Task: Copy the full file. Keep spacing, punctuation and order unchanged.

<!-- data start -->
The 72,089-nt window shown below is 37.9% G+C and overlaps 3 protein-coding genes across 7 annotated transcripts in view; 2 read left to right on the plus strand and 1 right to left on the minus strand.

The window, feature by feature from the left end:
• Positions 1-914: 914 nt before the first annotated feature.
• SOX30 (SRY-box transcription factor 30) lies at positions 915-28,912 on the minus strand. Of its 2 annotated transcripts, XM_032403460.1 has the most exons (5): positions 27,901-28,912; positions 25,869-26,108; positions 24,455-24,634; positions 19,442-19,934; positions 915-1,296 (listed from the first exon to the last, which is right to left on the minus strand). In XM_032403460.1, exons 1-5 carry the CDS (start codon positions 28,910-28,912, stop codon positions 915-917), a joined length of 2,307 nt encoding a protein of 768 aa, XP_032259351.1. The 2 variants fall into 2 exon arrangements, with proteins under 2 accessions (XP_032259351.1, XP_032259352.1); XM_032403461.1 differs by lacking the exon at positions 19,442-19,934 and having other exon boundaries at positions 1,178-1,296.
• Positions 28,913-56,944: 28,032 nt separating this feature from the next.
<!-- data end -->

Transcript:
The 72,089-nt window shown below is 37.9% G+C and overlaps 3 protein-coding genes across 7 annotated transcripts in view; 2 read left to right on the plus strand and 1 right to left on the minus strand.

The window, feature by feature from the left end:
• Positions 1-914: 914 nt before the first annotated feature.
• SOX30 (SRY-box transcription factor 30) lies at positions 915-28,912 on the minus strand. Of its 2 annotated transcripts, XM_032403460.1 has the most exons (5): positions 27,901-28,912; positions 25,869-26,108; positions 24,455-24,634; positions 19,442-19,934; positions 915-1,296 (listed from the first exon to the last, which is right to left on the minus strand). In XM_032403460.1, exons 1-5 carry the CDS (start codon positions 28,910-28,912, stop codon positions 915-917), a joined length of 2,307 nt encoding a protein of 768 aa, XP_032259351.1. The 2 variants fall into 2 exon arrangements, with proteins under 2 accessions (XP_032259351.1, XP_032259352.1); XM_032403461.1 differs by lacking the exon at positions 19,442-19,934 and having other exon boundaries at positions 1,178-1,296.
• Positions 28,913-56,944: 28,032 nt separating this feature from the next.